Ben Borgers

How to password-protect pages on Vercel for free

December 24, 2022

Vercel offers the ability to put a website behind a password, but that’s only possible on paid Vercel plans.

Recently, I figured out a way to do it for free using Vercel’s Edge Middleware feature, which works in any framework.

At a high level, we’re going to:

  1. Intercept all requests with Edge Middleware (code that runs before our website is accessed and can modify how the website responds).
  2. If a request doesn’t have the correct password in a cookie, show a login page that we create.
  3. If the request has the correct password in a cookie, don’t do anything (let them see the page).

Create a login page

On your website, create a login page (for example /login).

The login page should have a form with a password input, and when the form is submitted it should store that password as a cookie (using document.cookie = ...).

Here’s an example using plain HTML and JavaScript (you could also do this using React and Next.js or any other framework):


	const form = document.querySelector("form");
	form.addEventListener("submit", (event) => {
		const password = form.querySelector("input[name=password]").value;
		document.cookie = `site_password=${password}; max-age=${
			60 * 60 * 24 * 365 // 1 year

When the form submits, we set a cookie called site_password to that password, and the cookie is set to last for 1 year.

After that the code reloads the page. When the page reloads, the website will try to get past the Edge Middleware that checks the password. If it’s incorrect, we’ll just end up back on this login page. If it’s correct, we’ll be able to see the actual page.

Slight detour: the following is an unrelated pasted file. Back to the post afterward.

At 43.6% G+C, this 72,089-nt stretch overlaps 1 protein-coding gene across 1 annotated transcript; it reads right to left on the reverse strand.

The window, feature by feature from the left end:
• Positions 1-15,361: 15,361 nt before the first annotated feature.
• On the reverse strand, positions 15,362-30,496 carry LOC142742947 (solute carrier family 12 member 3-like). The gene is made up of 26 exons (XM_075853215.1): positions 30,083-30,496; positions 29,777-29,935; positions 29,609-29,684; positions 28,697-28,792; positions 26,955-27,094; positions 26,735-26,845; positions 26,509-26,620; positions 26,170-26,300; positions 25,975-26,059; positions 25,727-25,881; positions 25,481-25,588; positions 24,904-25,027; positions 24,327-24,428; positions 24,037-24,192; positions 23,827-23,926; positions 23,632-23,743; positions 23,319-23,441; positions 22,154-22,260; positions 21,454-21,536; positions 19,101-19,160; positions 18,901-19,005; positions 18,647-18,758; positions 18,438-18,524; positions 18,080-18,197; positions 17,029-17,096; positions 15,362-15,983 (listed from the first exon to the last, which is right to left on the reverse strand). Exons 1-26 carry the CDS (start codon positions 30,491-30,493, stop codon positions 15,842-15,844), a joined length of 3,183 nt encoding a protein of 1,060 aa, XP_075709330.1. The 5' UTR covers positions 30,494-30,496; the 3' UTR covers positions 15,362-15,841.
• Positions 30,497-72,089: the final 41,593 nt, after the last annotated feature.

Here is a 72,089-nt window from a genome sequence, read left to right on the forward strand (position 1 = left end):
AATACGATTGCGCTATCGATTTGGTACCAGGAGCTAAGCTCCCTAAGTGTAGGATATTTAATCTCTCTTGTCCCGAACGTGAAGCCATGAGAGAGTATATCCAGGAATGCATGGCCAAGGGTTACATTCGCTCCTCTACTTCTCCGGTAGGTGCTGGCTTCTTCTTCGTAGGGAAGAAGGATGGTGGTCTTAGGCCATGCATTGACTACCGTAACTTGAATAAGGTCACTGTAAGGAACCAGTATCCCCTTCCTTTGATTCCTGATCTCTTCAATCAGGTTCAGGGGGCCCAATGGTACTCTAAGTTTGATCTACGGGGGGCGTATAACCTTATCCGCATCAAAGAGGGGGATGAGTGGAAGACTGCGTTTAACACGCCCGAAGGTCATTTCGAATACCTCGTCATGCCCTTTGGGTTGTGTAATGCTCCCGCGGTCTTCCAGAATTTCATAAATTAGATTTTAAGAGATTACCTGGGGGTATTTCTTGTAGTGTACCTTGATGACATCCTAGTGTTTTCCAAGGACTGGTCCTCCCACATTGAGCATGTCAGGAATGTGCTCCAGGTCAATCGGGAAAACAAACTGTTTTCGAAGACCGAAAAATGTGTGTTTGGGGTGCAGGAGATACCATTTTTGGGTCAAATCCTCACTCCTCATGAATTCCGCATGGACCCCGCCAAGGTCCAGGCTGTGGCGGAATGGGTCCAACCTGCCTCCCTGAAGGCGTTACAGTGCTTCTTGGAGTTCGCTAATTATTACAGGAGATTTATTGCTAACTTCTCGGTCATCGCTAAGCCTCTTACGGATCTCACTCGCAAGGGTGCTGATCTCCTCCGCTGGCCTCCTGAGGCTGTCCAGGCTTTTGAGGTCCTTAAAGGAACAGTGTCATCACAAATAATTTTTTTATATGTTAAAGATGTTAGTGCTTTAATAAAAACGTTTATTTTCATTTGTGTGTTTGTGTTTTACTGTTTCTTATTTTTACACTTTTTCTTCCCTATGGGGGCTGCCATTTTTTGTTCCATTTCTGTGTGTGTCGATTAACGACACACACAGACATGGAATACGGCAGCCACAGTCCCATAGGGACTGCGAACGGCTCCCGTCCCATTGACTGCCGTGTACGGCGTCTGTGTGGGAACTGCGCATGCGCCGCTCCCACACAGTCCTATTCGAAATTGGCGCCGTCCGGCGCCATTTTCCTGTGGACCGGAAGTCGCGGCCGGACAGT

Create Edge Middleware

Now we need an Edge Middleware function to sit in front of our website and check whether incoming requests have the right password to see the website. If not, we’ll show them the login page.

First, create a file called middleware.js at the root of your project (not in any folder), and install the @vercel/edge npm package:

npm install @vercel/edge

Now, in middleware.js, we write a piece of code that checks incoming requests for the correct password:

// middleware.js

import { rewrite } from "@vercel/edge";

// This middleware should run on every URL of your site.
export const config = {
	matcher: "/(.*)",

// The password that people will need to enter.
// You should probably make this an environment variable for better security.
const CORRECT_PASSWORD = "password123";

export default function middleware(request) {
	const url = new URL(request.url);

	// We don't want to block access to every URL, because we still
	// want CSS or JavaScript files to work on the login page.
	// Here, I'm only password-protecting the homepage and
	// pages that begin with "/blog". 
	if (
		(url.pathname === "/" ||
			url.pathname.startsWith("/blog")) &&
        // Check cookies for correct password.
	) {
		// A rewrite doesn't change the URL, but replaces the HTML
		// of the original page with the HTML of the login page.
		return rewrite("/login");

And that’s it! Now, the Edge Middleware will check every incoming request. If it’s a URL that we want to password-protect, it’ll see if the cookies (sent in the request headers) have the correct password. If not, it’ll show the user our login page.

Subscribe to my newsletter!

A weekly round-up of new blog posts and updates to projects I’m working on.